Clinton Wins, And Ends Any Reason For Joe Biden To Enter The Race
In addition to doing everything she needed to do last night, Hillary Clinton also destroyed whatever logic remained for a Joe Biden candidacy.
Unlike James Joyner I did not watch last night’s Democratic debate, the Cubs and the Mets were providing much more entertainment value in their respective playoff games than any politician could from my perspective, however my review of the morning’s wrap-up’s of the affair would seem to indicate that his overall impression that Clinton walked away last night as the clear winner would seem to be largely correct:
On Tuesday night, after months of political heartburn, things finally started cutting Hillary Rodham Clinton’s way.
Her performance at the first Democratic presidential debate was so commanding that even her greatest vulnerability — the lingering controversy over her private email practices as secretary of state — ended up redounding to her benefit.
After she crisply explained that she made a “mistake” using a private email server and defended her judgment, the moderator, Anderson Cooper of CNN, turned to her biggest threat in the primary campaign so far, Senator Bernie Sanders of Vermont, in hopes that he would attack her. Mr. Sanders instead came to her aid.
“Let me say something that may not be great politics, but I think the secretary is right — and that is that the American people are sick and tired of hearing about your damn emails,” Mr. Sanders said to cheers and a standing ovation from the Democratic audience.
“Thank you!” Mrs. Clinton said, reaching out and shaking his hand. “Me, too! Me, too!”
All night, the debate played to Mrs. Clinton’s advantage and to her opponents’ limitations. From gun control and banking regulations to debt-free college and Social Security benefits, Mrs. Clinton positioned herself as a champion of liberals, young people, and the elderly — the very voters who make up the Sanders coalition — while also repeatedly reaching out to women, as an advocate for families and children (and as, potentially, the nation’s first female president).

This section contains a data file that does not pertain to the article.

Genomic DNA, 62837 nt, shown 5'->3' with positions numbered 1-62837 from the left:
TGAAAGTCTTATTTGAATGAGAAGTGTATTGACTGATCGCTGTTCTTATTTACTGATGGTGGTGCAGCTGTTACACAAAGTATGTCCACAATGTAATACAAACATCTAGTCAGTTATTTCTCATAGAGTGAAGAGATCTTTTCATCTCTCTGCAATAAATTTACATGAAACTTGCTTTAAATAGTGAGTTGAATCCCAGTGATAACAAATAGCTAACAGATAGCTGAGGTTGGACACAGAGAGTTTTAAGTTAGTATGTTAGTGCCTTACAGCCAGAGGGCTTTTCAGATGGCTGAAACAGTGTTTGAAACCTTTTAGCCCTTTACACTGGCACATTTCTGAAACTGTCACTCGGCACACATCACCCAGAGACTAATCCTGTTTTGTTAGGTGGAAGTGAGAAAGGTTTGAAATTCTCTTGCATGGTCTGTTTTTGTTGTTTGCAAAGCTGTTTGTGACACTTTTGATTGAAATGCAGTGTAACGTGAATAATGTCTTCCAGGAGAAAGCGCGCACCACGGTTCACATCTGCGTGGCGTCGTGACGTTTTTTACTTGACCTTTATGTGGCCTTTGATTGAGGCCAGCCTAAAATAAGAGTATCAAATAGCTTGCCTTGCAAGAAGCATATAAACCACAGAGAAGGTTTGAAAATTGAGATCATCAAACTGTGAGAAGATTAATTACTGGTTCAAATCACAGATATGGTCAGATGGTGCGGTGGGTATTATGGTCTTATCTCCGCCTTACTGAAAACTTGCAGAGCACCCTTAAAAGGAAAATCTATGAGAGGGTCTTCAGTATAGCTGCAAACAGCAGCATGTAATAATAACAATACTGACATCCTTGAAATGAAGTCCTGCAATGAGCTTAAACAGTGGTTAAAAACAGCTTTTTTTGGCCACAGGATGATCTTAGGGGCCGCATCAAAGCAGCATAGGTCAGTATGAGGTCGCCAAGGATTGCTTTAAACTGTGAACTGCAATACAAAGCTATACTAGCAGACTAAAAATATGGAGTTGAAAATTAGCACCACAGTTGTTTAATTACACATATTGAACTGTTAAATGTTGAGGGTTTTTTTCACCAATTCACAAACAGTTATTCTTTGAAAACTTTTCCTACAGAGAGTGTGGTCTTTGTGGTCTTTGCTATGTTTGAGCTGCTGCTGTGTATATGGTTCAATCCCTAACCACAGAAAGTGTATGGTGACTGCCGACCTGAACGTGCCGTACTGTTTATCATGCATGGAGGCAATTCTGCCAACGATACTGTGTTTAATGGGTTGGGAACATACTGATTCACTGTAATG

Mr. Sanders, whose plain-spoken disgust over the email controversy drew praise, looked sheepish and reactive at other points, hesitating to attack Mrs. Clinton forcefully over her ties to Wall Street, and running into trouble defending his past opposition to stricter gun control laws and immigration reform.
By the end of Tuesday night’s debate, Mrs. Clinton had seized every opening to try to accomplish her chief goal: re-establishing trust with Democrats who have come to doubt her honesty and political competence after months of difficulties and shifting policy positions.
Right from her opening remarks, Mrs. Clinton sounded a liberal rallying cry, saying “the wealthy pay too little and the middle class pays too much” in taxes. She sought to create a bond with voters by saying she would judge free-trade deals, which are broadly unpopular on the left, by whether she could “look into the eyes of any middle-class American and say this will help raise your wages.”
She called for increasing Social Security benefits for the poorest recipients and singled out older women who were “impoverished” because they had not earned enough money earlier in their lives.
And she was blunt in saying she has a liberal political philosophy but is also a pragmatic leader who would work with both Democrats and Republican to pass legislation.
“I’m a progressive, but I’m a progressive who likes to get things done,” she said. “I know how to find common ground, but I know how to stand my ground.”